And now, either stack them up to dry, or towel them dry. However, keep them in plain view before clearing them away. Again, take your time. Make sure they're properly stacked, or properly dried. Take a moment to admire your handiwork.

At this point, you will feel a sense of satisfaction. There is no ambiguity in cleaning the dishes - they're either clean, or they aren't. You took dirty dishes, and cleaned them, and can feel a little pride at this achievement. You may have taken a little longer, but you did a good job

I know it's not much, and I know it may sound silly, but this is a great holiday from the world of work, where every action can be questioned to infinity. In this instance, in this little action, you did an unambiguously good job. You took dirty dishes, and you cleaned them. Period.

Now pick your own manual task, whether it be simple household stuff, or some kind of craft (as long as it can be completed relatively quickly), and do it mindfully and with your full concentration and focus. Let this, in combination with your meditation, become your zen moment.

Hope this helps you all escape a little.


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    • J - R - Fr13m9n profile image

      Jane Ramona Rynkiewicz Frieman 3 years ago from Morris County, New Jersey

      Kudos for this hub since it captures the "Zen" of what Asian philosophy is all about. Being mindful can be applied not only to housework since it can be applied to craft work also. Mindfulness go hand in hand with keen observation.

    • angel 0 zen profile image

      angel 0 zen 9 years ago

      This piece is beautiful, keep it up.

      An ordinary task doing it with full attention is an example of zen experience.

      Try to make it special or do it in a rush manner & you'll miss it.

      Ordinary mind is a zen mind.

    • Coeus profile image

      Coeus 10 years ago from All over the world and then some.

      MrMarmalade: Thank you for your comment!

       thooghun: Thanks for the very relevant quote! Yes - an active mind is a mind as it should be. It'll be more creative, and you'll be happier. Jefferson knew the score. :)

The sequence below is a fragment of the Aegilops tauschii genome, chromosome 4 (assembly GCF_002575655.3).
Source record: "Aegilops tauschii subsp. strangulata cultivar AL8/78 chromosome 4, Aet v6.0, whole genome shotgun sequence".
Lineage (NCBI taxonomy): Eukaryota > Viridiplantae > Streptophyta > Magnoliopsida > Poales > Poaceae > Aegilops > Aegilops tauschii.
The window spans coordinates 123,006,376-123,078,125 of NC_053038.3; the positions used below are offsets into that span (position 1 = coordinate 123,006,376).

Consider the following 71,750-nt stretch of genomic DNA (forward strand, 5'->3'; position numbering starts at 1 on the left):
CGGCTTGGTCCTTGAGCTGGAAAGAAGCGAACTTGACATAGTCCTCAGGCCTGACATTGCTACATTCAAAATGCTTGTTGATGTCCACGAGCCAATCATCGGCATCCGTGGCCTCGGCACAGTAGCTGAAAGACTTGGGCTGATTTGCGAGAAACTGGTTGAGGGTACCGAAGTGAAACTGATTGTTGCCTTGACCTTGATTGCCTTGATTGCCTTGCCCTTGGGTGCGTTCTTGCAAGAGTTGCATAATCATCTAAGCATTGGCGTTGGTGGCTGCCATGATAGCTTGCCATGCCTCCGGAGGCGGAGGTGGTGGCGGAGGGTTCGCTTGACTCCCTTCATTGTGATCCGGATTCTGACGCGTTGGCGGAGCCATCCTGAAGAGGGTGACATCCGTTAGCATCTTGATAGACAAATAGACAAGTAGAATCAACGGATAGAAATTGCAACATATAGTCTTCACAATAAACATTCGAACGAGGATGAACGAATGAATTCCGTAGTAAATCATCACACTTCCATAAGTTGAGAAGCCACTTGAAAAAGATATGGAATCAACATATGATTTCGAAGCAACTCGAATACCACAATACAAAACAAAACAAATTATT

• thooghun profile image

      James D. Preston 10 years ago from Rome, Italy

      Coeus, I came across this quote and it reminded me of the thread!

      A mind always employed is always happy. This is the true secret, the grand recipe, for felicity. ~Thomas Jefferson

    • MrMarmalade profile image

      MrMarmalade 10 years ago from Sydney

      Great hub thank you for the benefit of your insight.

    • Coeus profile image

      Coeus 10 years ago from All over the world and then some.

      G-Ma Johnson - thanks for the lovely feedback :)

    • G-Ma Johnson profile image

      Merle Ann Johnson 10 years ago from NW in the land of the Free

      this was Good. I do my dishes by hand every single for many more years then I want to say. Never have had the luxury of a amatter of fact I have cleaned houses for many years and you are so right about how it makes one feel..when I was finished cleaning them I was tired but very proud of how nice the house looked. and my clients were very happy with my work and dis-liked it when I began taking care of children once again.

      I like the way you so pleasantly say things....G-Ma :O)

    • Coeus profile image

      Coeus 10 years ago from All over the world and then some.

      Thoog - thanks for being an awesome fan!

    • thooghun profile image

      James D. Preston 10 years ago from Rome, Italy

      Always get a kick out of your hubs,

      Keep it up.